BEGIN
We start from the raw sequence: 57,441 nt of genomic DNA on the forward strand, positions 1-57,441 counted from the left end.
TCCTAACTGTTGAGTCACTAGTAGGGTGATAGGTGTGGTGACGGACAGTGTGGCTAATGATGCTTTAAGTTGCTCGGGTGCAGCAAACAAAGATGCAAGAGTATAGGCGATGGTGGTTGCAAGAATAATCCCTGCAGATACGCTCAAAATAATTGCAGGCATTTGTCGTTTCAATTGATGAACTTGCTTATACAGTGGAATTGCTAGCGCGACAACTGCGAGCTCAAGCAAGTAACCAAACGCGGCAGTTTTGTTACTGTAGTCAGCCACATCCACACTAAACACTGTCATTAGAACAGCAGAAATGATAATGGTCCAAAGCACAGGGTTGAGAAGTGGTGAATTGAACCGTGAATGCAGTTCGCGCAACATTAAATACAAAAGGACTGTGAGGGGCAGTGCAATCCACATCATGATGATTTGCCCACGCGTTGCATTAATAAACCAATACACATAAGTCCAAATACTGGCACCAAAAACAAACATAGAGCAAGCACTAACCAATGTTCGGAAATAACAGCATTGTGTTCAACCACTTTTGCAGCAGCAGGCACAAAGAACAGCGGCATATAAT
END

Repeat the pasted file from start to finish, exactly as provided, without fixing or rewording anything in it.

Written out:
We start from the raw sequence: 57,441 nt of genomic DNA on the forward strand, positions 1-57,441 counted from the left end.
TCCTAACTGTTGAGTCACTAGTAGGGTGATAGGTGTGGTGACGGACAGTGTGGCTAATGATGCTTTAAGTTGCTCGGGTGCAGCAAACAAAGATGCAAGAGTATAGGCGATGGTGGTTGCAAGAATAATCCCTGCAGATACGCTCAAAATAATTGCAGGCATTTGTCGTTTCAATTGATGAACTTGCTTATACAGTGGAATTGCTAGCGCGACAACTGCGAGCTCAAGCAAGTAACCAAACGCGGCAGTTTTGTTACTGTAGTCAGCCACATCCACACTAAACACTGTCATTAGAACAGCAGAAATGATAATGGTCCAAAGCACAGGGTTGAGAAGTGGTGAATTGAACCGTGAATGCAGTTCGCGCAACATTAAATACAAAAGGACTGTGAGGGGCAGTGCAATCCACATCATGATGATTTGCCCACGCGTTGCATTAATAAACCAATACACATAAGTCCAAATACTGGCACCAAAAACAAACATAGAGCAAGCACTAACCAATGTTCGGAAATAACAGCATTGTGTTCAACCACTTTTGCAGCAGCAGGCACAAAGAACAGCGGCATATAAT